"A chair may be a collection of whirling electrons, or an idea in the mind of God..."
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English mathematician, G. H. Hardy (February 7, 1877 – December 1, 1947), was known for his achievements in number theory and mathematical analysis. Hardy was also an avid cricket fan. Friend and colleague Maynard Keynes (founder of Keynesian economics) noted that if Hardy had read the stock exchange for half an hour every day with as much interest as he did cricket scores, he would have been a rich man.
Outside of mathematics, Hardy was known for his essay, "A Mathematician's Apology," considered one of the best insights into the mind of a mathematician. A love letter to mathematical beauty and the pleasure mathematicians derive from their work — comparable to music and poetry.
The Ideology of Reality
Ideology is the science of ideas. What is reality then, is it a system of ideas or is it what we take it to be, the state of things as they actually exist?
On this, Hardy writes:
If it is all a matter of perspective, then reality, even to the speakers of math, does not lose any of its beauty.
On the function of the mathematician, Hardy writes:
Robert Maynard Pirsig (born September 6, 1928) is a writer and philosopher. With an I.Q. of 170, Pirsig skipped several grades and at 14, enrolled at the University of Minnesota to study biochemistry. The young Pirsig saw science, not as a system of understanding but as an end goal — as a way to meet absolute Truth. While in the university, Pirsig discovered that there were seemingly limitless workable hypotheses to explain a given phenomenon. A puzzled and disillusioned Pirsig was eventually expelled from the university due to failing grades.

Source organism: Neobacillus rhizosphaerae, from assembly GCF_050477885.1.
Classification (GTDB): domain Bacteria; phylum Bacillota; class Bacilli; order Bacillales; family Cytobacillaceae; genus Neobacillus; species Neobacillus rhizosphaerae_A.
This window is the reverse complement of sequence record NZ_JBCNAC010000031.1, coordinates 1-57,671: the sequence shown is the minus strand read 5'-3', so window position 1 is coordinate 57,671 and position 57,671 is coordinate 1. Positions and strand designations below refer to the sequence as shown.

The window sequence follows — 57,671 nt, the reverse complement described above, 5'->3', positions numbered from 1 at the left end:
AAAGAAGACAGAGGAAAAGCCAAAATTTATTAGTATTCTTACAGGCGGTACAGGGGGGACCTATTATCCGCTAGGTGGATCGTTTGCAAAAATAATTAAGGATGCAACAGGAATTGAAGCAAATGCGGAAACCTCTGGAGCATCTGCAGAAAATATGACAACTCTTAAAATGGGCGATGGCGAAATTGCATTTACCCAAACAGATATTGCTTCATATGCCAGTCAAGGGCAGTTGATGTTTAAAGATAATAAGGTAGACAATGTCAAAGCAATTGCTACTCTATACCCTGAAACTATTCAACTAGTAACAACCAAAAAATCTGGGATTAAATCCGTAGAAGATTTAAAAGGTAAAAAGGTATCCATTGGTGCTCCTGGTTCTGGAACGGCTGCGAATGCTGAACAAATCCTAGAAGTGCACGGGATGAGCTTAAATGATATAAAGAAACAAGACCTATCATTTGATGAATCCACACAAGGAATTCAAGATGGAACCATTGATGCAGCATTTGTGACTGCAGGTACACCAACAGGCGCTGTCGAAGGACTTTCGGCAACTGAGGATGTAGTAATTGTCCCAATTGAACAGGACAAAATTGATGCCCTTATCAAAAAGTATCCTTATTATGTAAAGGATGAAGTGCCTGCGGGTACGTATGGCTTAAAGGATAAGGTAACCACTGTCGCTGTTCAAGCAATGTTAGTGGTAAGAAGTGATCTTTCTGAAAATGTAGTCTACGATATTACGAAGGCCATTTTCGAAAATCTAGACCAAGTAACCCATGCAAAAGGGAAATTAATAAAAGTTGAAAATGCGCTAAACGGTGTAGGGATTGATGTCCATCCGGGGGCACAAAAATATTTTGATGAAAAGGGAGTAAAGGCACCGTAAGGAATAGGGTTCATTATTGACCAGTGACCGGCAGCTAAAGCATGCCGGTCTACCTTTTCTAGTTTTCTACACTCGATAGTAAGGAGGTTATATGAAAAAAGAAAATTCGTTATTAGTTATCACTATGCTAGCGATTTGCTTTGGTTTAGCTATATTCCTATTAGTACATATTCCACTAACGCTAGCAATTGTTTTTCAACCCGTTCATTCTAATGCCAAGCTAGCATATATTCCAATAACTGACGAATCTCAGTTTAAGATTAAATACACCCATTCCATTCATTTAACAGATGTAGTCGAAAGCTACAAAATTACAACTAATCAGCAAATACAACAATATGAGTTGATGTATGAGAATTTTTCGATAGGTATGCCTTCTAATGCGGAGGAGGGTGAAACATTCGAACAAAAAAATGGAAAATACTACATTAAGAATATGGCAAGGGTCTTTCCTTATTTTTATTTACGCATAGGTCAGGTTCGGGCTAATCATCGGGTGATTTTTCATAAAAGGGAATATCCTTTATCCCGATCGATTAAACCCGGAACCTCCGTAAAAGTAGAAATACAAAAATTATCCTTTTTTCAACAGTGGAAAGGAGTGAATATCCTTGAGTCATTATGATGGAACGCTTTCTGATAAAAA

Pirsig enlisted in the military, serving overseas. Upon his return, he began to study philosophy. Pirsig was far from overcoming his difficulties with inquiry, finally suffering a nervous breakdown. Pirsig was in and out of psychiatric hospitals between 1961 and 1963. Pirsig chronicled much of this experience in Zen and the Art of Motorcycle Maintenance, where he put into words not only the ghosts of his past but also what he had learned about the nature of reality and its accompanying beliefs. At the start, Pirsig believed that math and science would offer some ultimate Knowing, only to later discover that math was just another interpretation of existence, comparable to music and poetry.
On this, Pirsig writes:
The pairing of G. H. Hardy and Robert M. Pirsig illuminates the beautiful language of reality. Whatever really "is," we may never know. Our interpretations of what is, exist within our own human imagination.
Expressed through words, and words defining our interpretations. Reality becoming beautiful language and beautiful language becoming Reality.
Useful Companions (Improve Your Education and This Site by Buying a Book):
- Zen and the Art of Motorcycle Maintenance: An Inquiry Into Values - Robert M. Pirsig
- A Mathematician's Apology - G. H. Hardy
- No one explains the limitations of language in expressing what is better than Ludwig Wittgenstein in his seminal work Tractatus Logico-Philosophicus
- Wholeness and the Implicate Order - David Bohm